Consider the Sand Creek Massacre, where Cheyenne elders, women and children were massacred by U.S. Cavalry. Consider the Big Hole Massacre, where Nez Perce elders, women and children were massacred by U.S. Cavalry. Like individual men, dominant culture bears the wound of its own moral shadow—its own proclivity for evil—and from such wounding, collapses inward and destroys self and others. Without atonement, individual men never recover their humanity; they merely echo the desolate voice of the dominant culture that holds them captive.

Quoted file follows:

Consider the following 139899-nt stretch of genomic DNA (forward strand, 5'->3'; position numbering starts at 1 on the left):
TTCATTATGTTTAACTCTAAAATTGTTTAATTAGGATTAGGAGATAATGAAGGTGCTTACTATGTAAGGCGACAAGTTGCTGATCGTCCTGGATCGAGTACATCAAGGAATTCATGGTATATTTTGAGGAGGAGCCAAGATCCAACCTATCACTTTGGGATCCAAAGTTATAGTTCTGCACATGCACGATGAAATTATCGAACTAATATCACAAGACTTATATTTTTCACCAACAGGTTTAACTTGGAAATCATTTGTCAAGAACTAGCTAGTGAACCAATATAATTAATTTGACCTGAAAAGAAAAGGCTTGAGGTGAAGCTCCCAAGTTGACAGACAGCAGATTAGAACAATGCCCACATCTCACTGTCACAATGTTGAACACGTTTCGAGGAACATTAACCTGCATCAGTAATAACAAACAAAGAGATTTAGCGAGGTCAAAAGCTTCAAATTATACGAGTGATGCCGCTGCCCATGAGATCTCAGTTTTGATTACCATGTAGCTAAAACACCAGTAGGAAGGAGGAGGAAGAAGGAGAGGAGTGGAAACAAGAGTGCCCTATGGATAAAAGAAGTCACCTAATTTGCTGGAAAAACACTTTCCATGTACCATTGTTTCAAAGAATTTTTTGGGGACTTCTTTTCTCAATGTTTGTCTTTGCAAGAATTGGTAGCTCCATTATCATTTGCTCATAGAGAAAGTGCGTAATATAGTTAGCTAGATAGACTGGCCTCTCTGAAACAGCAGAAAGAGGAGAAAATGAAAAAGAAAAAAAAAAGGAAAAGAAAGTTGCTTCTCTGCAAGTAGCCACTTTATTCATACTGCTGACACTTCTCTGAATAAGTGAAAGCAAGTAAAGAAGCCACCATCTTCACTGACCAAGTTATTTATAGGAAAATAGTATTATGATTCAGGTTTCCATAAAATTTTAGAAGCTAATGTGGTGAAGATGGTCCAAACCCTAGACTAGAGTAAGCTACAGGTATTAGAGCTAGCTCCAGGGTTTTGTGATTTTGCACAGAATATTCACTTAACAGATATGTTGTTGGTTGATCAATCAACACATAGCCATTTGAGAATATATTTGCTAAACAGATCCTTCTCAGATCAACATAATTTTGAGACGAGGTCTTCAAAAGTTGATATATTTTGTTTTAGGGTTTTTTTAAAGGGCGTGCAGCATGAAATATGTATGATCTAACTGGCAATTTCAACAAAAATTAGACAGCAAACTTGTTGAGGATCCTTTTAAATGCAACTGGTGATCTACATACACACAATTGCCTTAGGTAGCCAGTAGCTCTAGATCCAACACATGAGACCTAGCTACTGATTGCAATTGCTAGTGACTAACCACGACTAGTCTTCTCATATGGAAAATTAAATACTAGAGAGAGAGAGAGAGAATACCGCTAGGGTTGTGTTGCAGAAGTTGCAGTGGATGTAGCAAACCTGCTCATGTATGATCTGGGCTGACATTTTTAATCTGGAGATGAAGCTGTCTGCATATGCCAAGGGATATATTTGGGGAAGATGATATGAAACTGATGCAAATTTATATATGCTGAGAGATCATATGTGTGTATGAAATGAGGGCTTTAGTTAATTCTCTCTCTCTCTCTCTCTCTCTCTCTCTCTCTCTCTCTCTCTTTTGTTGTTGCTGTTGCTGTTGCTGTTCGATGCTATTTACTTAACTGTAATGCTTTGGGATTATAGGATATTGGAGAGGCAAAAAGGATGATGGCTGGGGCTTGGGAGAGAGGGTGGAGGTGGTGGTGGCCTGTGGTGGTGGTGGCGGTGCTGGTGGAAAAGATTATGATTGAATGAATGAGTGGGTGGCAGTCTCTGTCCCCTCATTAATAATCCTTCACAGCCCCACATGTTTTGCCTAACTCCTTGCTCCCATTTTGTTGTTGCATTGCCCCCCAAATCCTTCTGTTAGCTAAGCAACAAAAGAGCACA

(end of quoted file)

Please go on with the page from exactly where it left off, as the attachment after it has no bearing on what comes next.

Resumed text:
Even so, the mystery of life and the hope for love is irrevocable, and felt even in men whose interiority can often appear more mountain-like than human. Cold, massive in darkness or density, far removed from the intimacies of daily life, such men suffer. The mountains are home to so much. I like to think men can give that sense of home to the loved ones around them. In fact, experiencing the mountains not as distant, but close to the heart, has shown me men crave something higher. If you have entered the wilderness, you know the awe and fear wilderness commands, and at the same time you know the intimacy wilderness imparts without measure. In a similar way, for men who desire a pathway home, when they find a way to set out on this path, they traverse the landscape bravely and with endurance.